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Ex-Illinois lawmaker abruptly pleads guilty to fraud and money laundering, halting federal trial

SPRINGFIELD, Ill. — Former Illinois lawmaker and gubernatorial candidate William “Sam” McCann abruptly pleaded guilty on Thursday to nine felony counts of wire fraud, money laundering and tax evasion, halting his federal corruption trial over misusing up to $550,000 in campaign contributions.

McCann, who cut off negotiations over a plea deal last fall when he dismissed his court-appointed attorneys, made the reversal on the third day of a bench trial before U.S. District Court Judge Colleen Lawless. His latest lawyer, Jason Vincent, of Springfield, asked that he be released from custody as part of the deal, but Lawless nixed the idea, telling McCann his only option was to offer a no-strings open plea.

The seven counts of wire fraud and single count of money laundering each carry a sentence of up to 20 years in federal prison. For tax evasion, it’s three. But a complex set of advisory guidelines before Lawless, who set sentencing for June 20, will likely yield a far shorter term.

“Are you pleading guilty because you are in fact guilty?” Lawless asked. The 54-year-old McCann, wearing the gray-and-black striped jumpsuit of the nearby county jail where he’s held, replied, “Yes, your honor.”

Lawless set a hearing for Friday on McCann’s release request, but it’s certain to draw opposition from the government and not just because McCann violated probation last week when he left the state to check himself into a hospital with chest pains. Assistant U.S. Attorney Timothy Bass told Lawless he would introduce as further evidence of McCann’s unreliability a bizarre social media video posted just this week in which McCann claims a government conspiracy involving an “ungodly pack of lies” is against him.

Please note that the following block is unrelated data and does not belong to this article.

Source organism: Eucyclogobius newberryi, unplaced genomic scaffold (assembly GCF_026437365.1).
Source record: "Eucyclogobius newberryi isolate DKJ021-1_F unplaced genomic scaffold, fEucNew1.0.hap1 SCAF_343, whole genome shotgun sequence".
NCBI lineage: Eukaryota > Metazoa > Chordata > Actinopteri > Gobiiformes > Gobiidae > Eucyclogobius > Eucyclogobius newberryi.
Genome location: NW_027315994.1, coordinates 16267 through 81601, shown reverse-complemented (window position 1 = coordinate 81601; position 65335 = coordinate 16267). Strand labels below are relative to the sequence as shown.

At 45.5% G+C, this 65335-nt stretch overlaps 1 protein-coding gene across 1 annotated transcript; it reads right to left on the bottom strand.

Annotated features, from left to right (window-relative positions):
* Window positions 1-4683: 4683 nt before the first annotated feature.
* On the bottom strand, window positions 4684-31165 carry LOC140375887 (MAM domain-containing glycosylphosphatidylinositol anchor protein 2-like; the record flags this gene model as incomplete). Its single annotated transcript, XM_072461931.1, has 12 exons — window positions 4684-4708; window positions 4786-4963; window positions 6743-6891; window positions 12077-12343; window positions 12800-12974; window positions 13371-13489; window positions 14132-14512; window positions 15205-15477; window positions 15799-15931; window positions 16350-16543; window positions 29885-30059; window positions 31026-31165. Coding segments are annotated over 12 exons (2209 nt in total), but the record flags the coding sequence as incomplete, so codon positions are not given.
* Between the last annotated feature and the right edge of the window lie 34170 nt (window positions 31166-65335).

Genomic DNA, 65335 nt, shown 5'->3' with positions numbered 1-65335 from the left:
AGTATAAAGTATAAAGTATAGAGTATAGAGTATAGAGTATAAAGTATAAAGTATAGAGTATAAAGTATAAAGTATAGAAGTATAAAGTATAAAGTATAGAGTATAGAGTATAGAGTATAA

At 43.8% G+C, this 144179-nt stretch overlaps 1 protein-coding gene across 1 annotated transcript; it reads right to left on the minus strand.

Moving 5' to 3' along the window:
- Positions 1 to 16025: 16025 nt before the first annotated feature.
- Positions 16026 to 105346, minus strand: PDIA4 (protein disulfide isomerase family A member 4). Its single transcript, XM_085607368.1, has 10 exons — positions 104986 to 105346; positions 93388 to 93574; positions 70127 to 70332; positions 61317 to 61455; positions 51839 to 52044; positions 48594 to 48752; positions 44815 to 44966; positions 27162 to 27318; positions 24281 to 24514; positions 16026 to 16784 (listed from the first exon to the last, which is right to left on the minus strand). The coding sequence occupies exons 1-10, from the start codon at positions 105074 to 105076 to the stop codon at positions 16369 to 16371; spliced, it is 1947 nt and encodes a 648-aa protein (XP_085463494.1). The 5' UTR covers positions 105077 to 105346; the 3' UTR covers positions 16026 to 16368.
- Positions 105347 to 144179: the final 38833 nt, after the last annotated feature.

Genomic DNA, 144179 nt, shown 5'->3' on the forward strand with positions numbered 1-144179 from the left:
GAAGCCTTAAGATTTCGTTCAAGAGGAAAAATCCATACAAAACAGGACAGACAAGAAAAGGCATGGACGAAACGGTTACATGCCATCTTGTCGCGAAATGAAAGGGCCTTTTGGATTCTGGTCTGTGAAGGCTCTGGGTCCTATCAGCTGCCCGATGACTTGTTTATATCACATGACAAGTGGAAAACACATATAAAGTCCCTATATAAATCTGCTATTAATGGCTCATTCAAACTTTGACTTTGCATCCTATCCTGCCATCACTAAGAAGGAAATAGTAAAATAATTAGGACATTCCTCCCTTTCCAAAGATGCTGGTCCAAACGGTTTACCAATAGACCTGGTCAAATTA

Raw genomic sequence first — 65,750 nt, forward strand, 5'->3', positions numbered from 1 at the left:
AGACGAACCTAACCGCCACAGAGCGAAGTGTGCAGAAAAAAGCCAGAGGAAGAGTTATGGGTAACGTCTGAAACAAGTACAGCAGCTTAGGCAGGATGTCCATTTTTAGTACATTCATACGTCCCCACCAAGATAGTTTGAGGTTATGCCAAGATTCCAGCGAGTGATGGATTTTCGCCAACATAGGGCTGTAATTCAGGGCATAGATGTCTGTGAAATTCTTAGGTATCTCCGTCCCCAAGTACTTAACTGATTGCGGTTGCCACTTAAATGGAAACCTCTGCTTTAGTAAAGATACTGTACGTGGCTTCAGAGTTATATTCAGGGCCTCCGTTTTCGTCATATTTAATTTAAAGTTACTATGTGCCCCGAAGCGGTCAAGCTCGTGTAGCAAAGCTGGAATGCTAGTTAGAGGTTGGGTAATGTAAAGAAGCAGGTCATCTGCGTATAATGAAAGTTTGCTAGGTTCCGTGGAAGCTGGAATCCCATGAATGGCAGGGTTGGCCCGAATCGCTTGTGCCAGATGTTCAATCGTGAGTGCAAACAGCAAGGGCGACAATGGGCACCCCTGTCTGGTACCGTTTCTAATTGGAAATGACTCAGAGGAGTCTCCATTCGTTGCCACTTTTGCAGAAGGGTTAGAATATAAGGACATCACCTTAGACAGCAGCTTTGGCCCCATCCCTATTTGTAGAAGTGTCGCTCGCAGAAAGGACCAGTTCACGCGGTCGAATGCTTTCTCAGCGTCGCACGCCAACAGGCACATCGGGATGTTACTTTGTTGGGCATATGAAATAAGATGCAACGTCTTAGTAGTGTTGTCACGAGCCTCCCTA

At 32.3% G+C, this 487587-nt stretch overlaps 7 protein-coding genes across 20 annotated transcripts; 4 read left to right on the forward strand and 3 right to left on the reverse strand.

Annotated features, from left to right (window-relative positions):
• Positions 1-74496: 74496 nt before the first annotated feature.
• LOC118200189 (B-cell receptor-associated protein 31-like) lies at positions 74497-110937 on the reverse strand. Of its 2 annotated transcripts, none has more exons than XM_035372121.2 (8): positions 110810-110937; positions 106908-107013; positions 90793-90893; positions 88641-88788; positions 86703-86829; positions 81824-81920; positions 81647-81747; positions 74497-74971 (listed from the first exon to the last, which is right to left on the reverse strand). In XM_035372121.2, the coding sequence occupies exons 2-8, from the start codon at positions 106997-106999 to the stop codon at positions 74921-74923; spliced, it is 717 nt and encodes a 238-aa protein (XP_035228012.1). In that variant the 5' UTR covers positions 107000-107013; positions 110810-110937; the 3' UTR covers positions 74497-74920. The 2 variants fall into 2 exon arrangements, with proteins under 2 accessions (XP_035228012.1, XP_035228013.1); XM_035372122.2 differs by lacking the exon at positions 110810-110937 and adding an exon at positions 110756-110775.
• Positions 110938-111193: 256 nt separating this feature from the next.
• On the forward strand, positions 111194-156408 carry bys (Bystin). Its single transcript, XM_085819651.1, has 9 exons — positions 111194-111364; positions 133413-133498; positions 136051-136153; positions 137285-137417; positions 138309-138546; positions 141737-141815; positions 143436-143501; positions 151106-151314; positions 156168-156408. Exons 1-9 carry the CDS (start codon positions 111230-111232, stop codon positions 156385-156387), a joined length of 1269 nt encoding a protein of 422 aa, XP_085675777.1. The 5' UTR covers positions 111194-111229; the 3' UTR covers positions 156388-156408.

A state senator from 2011 to 2019, McCann formed the Conservative Party of Illinois to campaign for governor in 2018. A criminal indictment in 2021 outlined numerous schemes McCann employed to convert contributions from his campaign committees to buy vehicles, pay an overdue loan, two mortgages, credit card bills and fund a family vacation, entertainment and other purchases.

For his unsuccessful run for governor, he collected more than $3 million dollars from Local 150 of the International Union of Operating Engineers alone. Despite being questioned four times by FBI and IRS agents in summer 2018 about alleged improper spending, he tore through $340,000 in leftover campaign funds for personal expenses in the year after the election.

McCann’s trial was repeatedly delayed. On the day it was supposed to start last November, McCann announced he had dismissed his court-appointed attorneys and would represent himself, telling reporters afterward, “God’s got this.” The proceeding was reset for Feb. 5, but McCann didn’t show, sending a weekend email that he was in a St. Louis-area hospital.

Back in court Feb. 12, a circumspect Lawless questioned McCann closely when he told her he was “medically and psychologically” unable to go to trial and ceded control of his defense to Vincent.

At that point, McCann told the judge he had very little memory of anything that occurred after his Feb. 7 discharge from the hospital, including a 55-mile (89-kilometer) drive last Friday from his home to Springfield to surrender for skirting probation guidelines. He drove a pickup that matched the description of the one the indictment said he used $60,000 in campaign funds to partially purchase.

On Tuesday, while McCann was in jail, the video appeared on Instagram. McCann was driving what appeared to be a truck and told his viewers he was innocent of the charges. He claimed an “Orwellian” government had attempted to nail him for failing to provide assistance on other investigations, offering an extravagant tale about a probe into McCann’s “unholy alliance” with then-House Speaker Michael Madigan to “rig an election.

“I wouldn’t play ball. They came back to me and said, ‘Well, we have you on this,’” McCann says in the video. “And if you just tell us what we want to hear, we’ll stop digging. And I said ‘No, I’m not going to tell you what you want to hear. I will speak the truth.’”

So federal agents continued digging and, McCann said, managed to “turn everything I’ve ever touched” into “these machinations of wrongdoing.”

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